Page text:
In response to:

The Higher-Ed Bubble is Bound to Burst

eddie again Wrote: Sep 12, 2012 11:16 AM
have you ever heard the axiom that "you get more of what you subsidize and less of what you penalize". our intelligent and wise federal leaders in the congress and the executive have heard that axiom. yet they are the ones who penalize production and subsidize higher costs in education and healthcare. until we the people put pressure on the willfully neglectful we have in congress and the executive the situation will worsen and eventually the piper will be paid no matter what the ultimate cost in terms of human misery. no one has yet and no one will ever be able to control the hidden hand that exists and affects every and all economic systems. if you vote for people who are either too ignorant or arrogant to acknowledge that...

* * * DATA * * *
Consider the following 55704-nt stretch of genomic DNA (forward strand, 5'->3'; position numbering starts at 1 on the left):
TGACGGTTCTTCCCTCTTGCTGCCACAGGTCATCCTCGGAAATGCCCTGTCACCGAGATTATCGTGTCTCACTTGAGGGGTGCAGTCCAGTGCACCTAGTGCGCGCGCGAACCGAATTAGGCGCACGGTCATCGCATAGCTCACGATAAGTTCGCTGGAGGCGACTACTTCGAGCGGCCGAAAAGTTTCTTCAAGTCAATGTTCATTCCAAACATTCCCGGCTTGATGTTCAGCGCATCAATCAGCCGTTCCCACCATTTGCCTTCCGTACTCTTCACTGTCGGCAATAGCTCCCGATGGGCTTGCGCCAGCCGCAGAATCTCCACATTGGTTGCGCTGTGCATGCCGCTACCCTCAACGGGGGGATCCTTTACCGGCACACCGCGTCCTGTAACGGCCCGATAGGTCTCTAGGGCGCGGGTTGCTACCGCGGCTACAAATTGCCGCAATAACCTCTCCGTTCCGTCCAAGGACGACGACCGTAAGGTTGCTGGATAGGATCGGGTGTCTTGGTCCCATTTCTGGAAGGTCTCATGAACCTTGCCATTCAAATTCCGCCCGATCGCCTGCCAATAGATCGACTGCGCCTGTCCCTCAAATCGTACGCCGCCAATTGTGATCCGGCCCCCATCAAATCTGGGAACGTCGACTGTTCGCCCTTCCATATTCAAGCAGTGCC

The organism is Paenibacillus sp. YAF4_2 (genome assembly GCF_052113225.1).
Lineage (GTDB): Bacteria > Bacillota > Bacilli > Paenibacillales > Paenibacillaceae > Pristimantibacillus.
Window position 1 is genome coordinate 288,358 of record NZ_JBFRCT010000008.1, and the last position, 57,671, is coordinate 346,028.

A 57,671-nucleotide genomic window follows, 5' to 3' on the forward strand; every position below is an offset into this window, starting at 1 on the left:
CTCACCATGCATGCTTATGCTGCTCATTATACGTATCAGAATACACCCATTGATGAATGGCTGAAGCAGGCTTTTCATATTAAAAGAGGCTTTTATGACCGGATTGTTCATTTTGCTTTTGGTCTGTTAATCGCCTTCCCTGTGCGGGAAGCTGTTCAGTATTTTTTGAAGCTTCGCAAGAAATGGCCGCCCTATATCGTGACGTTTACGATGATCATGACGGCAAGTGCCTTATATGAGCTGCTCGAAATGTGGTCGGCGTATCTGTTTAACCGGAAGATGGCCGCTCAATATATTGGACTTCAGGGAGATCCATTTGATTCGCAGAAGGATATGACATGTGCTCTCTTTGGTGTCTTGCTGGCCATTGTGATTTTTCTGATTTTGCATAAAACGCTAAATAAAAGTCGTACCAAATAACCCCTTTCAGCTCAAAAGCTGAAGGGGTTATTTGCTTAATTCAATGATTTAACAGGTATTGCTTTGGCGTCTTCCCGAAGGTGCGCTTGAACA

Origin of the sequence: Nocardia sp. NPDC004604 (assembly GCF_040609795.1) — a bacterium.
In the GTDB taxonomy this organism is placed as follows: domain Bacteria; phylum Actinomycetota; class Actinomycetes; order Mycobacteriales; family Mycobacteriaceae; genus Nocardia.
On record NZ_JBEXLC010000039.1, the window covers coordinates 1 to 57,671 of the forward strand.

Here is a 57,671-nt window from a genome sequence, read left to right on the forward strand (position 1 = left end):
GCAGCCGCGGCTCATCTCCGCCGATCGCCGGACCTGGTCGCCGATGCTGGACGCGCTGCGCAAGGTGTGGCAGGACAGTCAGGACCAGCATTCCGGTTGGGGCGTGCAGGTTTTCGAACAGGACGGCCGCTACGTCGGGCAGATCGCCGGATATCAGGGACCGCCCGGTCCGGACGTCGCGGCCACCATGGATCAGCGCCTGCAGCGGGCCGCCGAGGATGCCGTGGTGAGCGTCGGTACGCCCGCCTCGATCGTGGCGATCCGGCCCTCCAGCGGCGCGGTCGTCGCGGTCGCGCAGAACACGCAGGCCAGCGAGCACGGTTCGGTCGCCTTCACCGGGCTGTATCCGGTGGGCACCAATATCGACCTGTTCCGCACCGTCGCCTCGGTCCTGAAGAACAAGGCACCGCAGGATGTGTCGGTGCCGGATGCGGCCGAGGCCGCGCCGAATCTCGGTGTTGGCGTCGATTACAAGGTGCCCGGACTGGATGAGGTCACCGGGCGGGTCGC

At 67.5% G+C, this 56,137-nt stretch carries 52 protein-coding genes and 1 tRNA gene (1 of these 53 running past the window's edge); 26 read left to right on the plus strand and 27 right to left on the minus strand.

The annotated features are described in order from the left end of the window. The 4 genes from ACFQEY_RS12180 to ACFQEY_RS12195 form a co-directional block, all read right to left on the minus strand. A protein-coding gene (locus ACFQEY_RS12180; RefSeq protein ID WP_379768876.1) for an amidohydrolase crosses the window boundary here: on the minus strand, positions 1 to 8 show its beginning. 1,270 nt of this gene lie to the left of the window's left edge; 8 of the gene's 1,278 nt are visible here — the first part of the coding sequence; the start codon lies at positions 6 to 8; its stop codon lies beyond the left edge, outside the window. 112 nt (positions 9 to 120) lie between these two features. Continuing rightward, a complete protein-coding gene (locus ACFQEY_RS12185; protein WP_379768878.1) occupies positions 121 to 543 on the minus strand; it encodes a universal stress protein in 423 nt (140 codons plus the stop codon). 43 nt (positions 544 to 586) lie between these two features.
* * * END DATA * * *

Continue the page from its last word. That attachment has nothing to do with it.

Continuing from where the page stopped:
eddie again Wrote: Sep 12, 2012 11:18 AM
... simple fact, you are as much of the problem as is anyone else who votes and supports such duplicitous fools.

you cannot thrive by trying to thwart simple economic laws such as "supply and demand". that is as black and white as it can get.
Happy Jake Wrote: Sep 12, 2012 12:20 PM
The problem is we have a group of politicians (we'll call them the Democrats) who are very familiar with that axiom - and work very hard to ensure it. They use government not just to "establish Justice, insure (sic) domestic Tranquility, provide for the common defence, promote the general Welfare, and secure the Blessings of Liberty to ourselves and our Posterity," but to guide society to what they want it to be like: a nation of people dependent upon those politicians for every necessity from food and water to healthcare to moral guidance.
"If you want to go to college," my mother said, "you'll have to get a scholarship."

Luckily, I did. I was admitted to George Washington University, which generously awarded me a grant covering the full cost of my tuition. To the best of my recollection, that sum was $2,400 in 1975, the year I entered GW. To pay for my other expenses there were several forms of need-based financial aid, and I received what is now called a Pell Grant and a subsidized work/study job on campus.

Adjusted for inflation, the $2,400 GW charged for tuition...